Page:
Japanese antique nobori banner, hand painted on cotton, a tiger in bamboo grove. The style of the painting is derived from ancient Korean paintings of tigers. It is a style that became popular in Japan from the 16th century and you will see many screens and scrolls of tigers painted in this manner. The popularity of these paintings in this style continued throughout the Edo period(1608-1868) and into the Meiji era. The quality of the artwork tell us that this nobori is likely to have been done by an artist employed by the family whose mon (family crest) appears on the banner.
The crests are omodaka, water plantain. The omodaka was sometimes called shogunso, a ‘victory plant’ because of the shape of the leaf resembles the tip of an arrow. This design was popular among samurai before the Edo period when the crest was not quite adopted by them. There are hosts of families that used the plantain crest in simple forms as seen on the upper one. It is an emblem often used by families associated with famous generals such as MORI Motonari and TOYOTOMI Hidetsugu who both used the water plantain among their emblems. Mons with water plantains and water are fewer and there is none listed with water drawn in the style seen on the lower of the two mons.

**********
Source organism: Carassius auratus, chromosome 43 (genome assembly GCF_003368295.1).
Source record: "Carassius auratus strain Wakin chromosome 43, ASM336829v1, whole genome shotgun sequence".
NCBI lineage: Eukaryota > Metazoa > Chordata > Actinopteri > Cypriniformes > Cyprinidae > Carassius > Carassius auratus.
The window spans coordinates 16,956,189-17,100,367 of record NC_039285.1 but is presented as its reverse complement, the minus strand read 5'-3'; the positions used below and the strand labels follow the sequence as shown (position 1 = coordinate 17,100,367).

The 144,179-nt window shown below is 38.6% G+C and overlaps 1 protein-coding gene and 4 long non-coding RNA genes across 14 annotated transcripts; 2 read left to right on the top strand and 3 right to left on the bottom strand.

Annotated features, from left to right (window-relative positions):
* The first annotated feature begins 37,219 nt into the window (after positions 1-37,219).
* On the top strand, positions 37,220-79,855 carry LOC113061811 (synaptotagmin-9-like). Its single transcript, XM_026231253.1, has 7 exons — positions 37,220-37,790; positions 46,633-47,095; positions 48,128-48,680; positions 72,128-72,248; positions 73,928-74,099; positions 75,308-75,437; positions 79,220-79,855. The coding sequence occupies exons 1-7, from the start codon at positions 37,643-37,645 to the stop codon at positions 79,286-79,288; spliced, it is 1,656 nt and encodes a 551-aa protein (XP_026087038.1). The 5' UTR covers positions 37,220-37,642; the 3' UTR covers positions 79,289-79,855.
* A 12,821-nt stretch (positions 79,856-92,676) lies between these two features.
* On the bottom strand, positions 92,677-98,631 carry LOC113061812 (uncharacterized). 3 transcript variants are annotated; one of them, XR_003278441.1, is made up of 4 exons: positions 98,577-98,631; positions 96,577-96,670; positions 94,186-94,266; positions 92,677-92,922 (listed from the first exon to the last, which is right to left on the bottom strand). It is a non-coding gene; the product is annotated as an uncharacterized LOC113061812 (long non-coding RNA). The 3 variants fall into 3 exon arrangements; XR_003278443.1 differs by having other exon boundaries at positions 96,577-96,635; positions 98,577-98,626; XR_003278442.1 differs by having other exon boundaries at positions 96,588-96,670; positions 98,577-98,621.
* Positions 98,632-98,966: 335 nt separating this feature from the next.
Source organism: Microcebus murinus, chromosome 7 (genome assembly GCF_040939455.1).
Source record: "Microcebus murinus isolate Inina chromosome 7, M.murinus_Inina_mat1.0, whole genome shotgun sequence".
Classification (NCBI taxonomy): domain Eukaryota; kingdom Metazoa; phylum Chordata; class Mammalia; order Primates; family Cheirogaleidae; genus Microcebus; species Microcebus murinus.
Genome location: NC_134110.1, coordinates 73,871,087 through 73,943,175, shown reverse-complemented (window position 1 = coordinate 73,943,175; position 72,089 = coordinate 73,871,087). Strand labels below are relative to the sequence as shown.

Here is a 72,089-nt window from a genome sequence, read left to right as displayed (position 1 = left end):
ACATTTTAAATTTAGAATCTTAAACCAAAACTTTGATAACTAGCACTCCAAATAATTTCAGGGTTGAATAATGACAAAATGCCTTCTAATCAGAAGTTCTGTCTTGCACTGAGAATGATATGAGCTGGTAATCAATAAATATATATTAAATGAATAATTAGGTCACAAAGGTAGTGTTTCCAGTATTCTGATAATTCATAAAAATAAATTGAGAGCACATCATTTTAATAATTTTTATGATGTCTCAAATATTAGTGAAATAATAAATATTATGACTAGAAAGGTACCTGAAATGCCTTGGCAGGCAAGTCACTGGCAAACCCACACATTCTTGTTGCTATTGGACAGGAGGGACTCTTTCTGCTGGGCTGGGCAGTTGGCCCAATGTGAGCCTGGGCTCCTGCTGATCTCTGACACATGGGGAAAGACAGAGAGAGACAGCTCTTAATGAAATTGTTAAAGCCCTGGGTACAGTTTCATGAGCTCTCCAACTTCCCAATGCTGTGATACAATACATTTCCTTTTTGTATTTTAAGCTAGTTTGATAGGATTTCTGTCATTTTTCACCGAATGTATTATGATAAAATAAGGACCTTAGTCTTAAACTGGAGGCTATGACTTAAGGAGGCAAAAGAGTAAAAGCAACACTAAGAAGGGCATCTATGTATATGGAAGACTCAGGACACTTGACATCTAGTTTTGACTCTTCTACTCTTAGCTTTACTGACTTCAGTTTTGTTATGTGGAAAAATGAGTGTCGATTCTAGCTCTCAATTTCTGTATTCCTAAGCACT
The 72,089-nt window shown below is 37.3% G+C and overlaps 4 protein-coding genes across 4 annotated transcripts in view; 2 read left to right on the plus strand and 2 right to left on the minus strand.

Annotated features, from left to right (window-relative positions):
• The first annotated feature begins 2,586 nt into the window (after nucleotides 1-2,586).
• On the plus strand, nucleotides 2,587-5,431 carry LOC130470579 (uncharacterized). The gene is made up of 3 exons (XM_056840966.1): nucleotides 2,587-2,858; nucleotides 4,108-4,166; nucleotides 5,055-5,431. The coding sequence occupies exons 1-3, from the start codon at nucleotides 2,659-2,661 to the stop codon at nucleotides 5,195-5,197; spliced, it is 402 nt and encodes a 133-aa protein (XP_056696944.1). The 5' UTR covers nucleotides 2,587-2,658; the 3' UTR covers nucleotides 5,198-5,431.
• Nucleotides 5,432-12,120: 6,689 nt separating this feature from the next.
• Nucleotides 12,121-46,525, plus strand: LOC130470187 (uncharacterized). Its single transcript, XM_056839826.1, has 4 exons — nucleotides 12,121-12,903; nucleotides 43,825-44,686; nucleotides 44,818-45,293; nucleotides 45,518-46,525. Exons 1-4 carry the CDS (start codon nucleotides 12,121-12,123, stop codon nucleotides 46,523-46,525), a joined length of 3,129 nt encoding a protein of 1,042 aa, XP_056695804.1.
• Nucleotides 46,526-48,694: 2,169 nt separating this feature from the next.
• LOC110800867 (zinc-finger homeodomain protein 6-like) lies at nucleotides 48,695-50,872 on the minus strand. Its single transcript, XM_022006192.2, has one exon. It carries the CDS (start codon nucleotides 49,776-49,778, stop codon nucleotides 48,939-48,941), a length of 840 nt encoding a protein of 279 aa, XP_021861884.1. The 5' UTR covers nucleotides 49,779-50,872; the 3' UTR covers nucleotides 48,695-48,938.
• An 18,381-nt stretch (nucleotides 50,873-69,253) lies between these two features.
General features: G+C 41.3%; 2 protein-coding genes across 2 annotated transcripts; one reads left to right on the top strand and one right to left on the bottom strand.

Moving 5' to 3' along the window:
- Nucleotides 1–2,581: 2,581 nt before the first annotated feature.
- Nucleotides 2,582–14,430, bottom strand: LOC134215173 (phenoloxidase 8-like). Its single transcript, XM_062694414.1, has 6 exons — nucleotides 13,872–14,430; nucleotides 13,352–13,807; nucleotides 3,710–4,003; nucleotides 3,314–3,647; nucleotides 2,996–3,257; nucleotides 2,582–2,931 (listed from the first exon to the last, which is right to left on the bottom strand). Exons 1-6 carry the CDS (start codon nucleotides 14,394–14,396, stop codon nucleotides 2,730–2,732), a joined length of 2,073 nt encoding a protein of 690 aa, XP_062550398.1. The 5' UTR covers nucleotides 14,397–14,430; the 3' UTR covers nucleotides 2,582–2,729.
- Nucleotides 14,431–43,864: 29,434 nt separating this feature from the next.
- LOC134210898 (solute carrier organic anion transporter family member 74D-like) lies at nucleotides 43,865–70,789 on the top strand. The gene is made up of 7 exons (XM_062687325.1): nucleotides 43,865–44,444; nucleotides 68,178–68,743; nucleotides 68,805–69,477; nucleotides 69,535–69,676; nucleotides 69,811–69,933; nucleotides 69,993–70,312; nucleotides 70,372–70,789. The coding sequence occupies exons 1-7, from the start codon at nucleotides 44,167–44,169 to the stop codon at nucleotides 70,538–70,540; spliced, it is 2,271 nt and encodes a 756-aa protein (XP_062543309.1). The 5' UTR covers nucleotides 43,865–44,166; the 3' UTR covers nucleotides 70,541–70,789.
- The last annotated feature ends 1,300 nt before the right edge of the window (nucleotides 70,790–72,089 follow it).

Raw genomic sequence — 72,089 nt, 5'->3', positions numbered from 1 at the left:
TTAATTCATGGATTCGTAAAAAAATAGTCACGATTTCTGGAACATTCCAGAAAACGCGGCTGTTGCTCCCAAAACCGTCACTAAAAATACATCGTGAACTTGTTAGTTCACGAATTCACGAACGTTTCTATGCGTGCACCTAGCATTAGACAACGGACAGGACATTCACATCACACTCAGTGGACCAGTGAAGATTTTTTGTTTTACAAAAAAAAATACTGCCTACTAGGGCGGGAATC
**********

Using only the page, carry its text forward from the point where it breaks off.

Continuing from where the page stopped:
Noboris as good as this one rarely come into the market, and although the condition is not perfect, it has lost none of its dramatic appeal. The upper part of the nobori where the crests are, particularly the double lines, took damage from the iron contained in the old black dye. The fabric in the double black lines (heavily painted) are brittle but well held together with thick cotton threads (all edges are double sewn) – this should make a quick patch-up repair possible. There are long lines of writing in black ink at the top hemming, where it was hidden (folded and sewn) together. When we cut (the threads) about 10 inches seam the tight seam, it revealed the writing, but it is not legible to us. The fabric of the lower design area (6.33 feet) is in good condition except for one tear at the bottom. It will work with some cross stitches, or even better with an old temple cloth (brocade) to patch up with - available. We now have a photo showing the damaged left corner bottom covered with the brocade. The cloth is pinned instead of sewn when we took a quick photo. We used the best old silver brocade to match to the art work.
Dimensions: Approx. 26 1/4" in width and 14.38 feet long. (67 cm x 4.38 meter)